That, however, was before I got my wargaming room back after its sabbatical as a kids playroom, and before I moved this website to Squarespace. I'm having more games now, and the photos are easier to process and upload, and my existing terrain...well, it just isn't up to scratch any more.
Wooden huts for the Eastern Front from 4ground
I have had very good experiences with 4Ground's range of wooden huts for the Eastern Front, so I thought I'd see if I could get some more of that sort of thing, but this time for the Far East.
A quick search of the web, and I found Sarissa Precision Ltd: a UK company that do a nice little range of laser-cut wood buildings just like 4Ground's.
They have six different village huts in their Far East range, so I bought one of each, and have spent the last few days putting them together: I love the smell of laser-cut wood in the mornings!
Once built, however, I felt they were slightly lacking something. Not in the models themselves, I hasten to add, they were lovely, just that the setting demanded something more.
So I have been very brave, and I have pimped them up!
First I've added a toupee of wool roving (whatever that is!) bought from the local Hobbeycraft to their roofs. This was quite difficult: it involved smearing white glue over the roofs, then carefully snipping off and sticking down layers of wool cording so they look a bit like some kind of vegetation. Don't ask me what sort of vegetation: just enjoy the look!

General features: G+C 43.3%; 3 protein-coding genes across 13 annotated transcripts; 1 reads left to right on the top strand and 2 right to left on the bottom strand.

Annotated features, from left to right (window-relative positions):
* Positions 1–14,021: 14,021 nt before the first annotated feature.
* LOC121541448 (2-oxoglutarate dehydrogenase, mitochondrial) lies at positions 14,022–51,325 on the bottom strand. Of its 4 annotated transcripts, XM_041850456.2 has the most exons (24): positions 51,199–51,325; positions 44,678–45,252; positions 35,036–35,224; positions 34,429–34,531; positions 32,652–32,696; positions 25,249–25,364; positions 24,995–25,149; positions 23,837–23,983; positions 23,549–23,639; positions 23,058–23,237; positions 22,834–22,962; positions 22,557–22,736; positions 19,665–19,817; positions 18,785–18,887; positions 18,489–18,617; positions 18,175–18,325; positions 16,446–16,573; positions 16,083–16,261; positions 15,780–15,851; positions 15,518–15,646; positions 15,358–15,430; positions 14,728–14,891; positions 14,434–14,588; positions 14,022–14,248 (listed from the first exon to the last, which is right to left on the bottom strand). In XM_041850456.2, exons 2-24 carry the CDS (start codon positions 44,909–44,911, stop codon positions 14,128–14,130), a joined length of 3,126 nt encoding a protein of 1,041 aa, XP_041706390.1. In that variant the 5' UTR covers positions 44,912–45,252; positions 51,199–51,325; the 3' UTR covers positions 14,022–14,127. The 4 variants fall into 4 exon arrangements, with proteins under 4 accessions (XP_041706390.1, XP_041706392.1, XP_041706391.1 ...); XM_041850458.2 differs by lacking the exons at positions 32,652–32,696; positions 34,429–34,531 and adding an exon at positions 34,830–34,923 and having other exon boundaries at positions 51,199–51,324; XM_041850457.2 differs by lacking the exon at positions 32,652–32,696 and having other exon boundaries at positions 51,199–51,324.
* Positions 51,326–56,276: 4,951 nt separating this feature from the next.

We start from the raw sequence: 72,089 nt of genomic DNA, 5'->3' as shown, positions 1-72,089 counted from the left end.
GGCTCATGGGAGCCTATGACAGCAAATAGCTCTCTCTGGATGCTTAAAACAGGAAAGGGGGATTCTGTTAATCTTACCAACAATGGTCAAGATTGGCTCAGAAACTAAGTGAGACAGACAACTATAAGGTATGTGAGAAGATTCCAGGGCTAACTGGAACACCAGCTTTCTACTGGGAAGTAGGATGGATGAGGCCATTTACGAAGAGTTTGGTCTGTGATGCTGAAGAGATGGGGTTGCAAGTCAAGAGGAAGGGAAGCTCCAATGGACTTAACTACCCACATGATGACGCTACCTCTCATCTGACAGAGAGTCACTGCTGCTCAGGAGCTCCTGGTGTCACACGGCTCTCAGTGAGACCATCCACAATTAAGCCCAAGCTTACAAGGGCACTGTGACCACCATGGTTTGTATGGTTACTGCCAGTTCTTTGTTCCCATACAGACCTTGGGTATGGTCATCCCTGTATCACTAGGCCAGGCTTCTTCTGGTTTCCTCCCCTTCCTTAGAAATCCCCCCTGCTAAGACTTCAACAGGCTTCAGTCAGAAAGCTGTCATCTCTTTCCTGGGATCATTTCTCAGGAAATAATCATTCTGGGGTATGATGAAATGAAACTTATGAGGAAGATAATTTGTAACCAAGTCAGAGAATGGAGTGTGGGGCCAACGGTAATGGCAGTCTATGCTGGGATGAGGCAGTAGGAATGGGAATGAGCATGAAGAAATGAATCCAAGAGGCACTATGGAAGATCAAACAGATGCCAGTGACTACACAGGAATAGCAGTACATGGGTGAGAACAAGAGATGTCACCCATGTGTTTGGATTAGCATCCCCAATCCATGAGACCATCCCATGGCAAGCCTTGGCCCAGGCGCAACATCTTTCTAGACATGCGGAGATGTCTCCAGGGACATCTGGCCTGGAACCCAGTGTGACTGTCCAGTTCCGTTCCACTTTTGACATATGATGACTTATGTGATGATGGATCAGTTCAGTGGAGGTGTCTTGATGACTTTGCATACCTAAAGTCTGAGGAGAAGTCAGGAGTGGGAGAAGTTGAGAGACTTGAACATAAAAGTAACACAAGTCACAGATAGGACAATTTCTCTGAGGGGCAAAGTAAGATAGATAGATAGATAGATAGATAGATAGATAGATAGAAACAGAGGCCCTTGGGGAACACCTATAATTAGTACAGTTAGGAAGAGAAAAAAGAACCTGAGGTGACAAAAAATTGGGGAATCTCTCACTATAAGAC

It didn't turn out just how I wanted it too.
Building One: Planked Style Village House - Low
Apparently you're supposed to be able to comb this stuff, and I had envisioned a sort of green thatch effect...whereas what I have achieved is more Boris Johnson! But I like it, and I think it will look good on the tabletop amongst the plastic palm trees and lichen.
Next, I thought that the empty holes for every door and window (on some of the huts: others have a wooden lattice effect) looked a bit odd.
Building Two: Small Village House
So back to Hobbeycraft and the purchase of a roll of hemp trimming. From this I have made crude blinds/curtains which actually round things off nicely. Flocked bases and the odd shutter finish things off: at least until I can buy some little pots and other household detritus with which to decorate the bases.
So a little bit of work to make them look super, but highly, highly recommended. Oh, and they cost £52.50 for the six, with only £2.50 p&p.
Here are the other four:
Building Three: Woven Palm Style Village House - Low
I don't usually post this sort of thing, but this particular piece of terrain tickled me pink.
No comments about moving SP guns into hull-down positions please.
And, no, that isn't me...either of them!
Vis Lardica is a website devoted to wargaming and military history, with a special emphasis on the company-sized rulesets produced by the TooFatLardies: I Ain't Been Shot Mum (WW2); Charlie Don't Surf (Vietnam); and Quadrant 13 (science fiction)
Welcome to Vis Lardica, a not-for-profit website mostly dedicated to the company-sized wargaming rules produced by the TooFatLardies, but encompassing my other gaming interests as well.